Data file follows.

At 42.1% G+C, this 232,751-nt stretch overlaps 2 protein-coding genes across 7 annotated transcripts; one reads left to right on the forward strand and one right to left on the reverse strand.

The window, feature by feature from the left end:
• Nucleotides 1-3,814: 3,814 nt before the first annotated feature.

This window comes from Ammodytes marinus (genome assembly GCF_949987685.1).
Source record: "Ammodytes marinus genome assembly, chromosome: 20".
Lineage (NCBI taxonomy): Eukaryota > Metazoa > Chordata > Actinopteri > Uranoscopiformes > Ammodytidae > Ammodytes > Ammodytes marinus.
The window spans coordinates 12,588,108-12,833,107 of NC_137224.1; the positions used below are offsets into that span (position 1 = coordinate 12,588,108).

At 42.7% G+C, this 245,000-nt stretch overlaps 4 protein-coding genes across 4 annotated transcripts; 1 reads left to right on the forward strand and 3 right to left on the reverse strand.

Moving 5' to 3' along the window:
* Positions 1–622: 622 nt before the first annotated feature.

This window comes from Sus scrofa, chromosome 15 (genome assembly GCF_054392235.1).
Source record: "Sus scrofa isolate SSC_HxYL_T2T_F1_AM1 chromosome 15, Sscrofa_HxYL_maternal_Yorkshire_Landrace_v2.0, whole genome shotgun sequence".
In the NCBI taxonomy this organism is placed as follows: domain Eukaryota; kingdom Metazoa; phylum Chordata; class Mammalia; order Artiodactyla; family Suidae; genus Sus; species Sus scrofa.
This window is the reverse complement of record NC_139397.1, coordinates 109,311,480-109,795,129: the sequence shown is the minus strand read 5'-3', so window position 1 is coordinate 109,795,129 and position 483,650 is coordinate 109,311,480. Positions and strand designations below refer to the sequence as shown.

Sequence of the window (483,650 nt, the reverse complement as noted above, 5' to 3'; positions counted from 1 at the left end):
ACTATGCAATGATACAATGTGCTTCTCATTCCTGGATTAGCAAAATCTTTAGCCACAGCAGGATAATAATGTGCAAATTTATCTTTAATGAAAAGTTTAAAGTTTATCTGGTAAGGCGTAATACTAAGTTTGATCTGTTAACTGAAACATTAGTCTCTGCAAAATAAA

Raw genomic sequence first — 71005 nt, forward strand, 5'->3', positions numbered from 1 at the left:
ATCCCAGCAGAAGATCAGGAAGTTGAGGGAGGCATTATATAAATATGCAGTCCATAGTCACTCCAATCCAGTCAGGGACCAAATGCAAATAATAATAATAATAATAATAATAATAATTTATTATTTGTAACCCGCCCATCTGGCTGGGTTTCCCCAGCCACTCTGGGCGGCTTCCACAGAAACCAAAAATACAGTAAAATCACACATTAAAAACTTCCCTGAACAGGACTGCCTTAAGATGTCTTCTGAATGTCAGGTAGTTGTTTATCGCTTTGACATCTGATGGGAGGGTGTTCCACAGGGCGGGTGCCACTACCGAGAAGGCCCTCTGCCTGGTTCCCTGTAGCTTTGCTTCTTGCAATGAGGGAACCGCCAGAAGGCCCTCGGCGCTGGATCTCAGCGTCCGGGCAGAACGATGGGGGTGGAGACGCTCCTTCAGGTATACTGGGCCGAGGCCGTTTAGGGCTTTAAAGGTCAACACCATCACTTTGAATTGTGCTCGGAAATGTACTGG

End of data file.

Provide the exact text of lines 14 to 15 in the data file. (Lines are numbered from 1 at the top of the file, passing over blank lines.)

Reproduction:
This window is the reverse complement of record NC_139397.1, coordinates 109,311,480-109,795,129: the sequence shown is the minus strand read 5'-3', so window position 1 is coordinate 109,795,129 and position 483,650 is coordinate 109,311,480. Positions and strand designations below refer to the sequence as shown.

Sequence of the window (483,650 nt, the reverse complement as noted above, 5' to 3'; positions counted from 1 at the left end):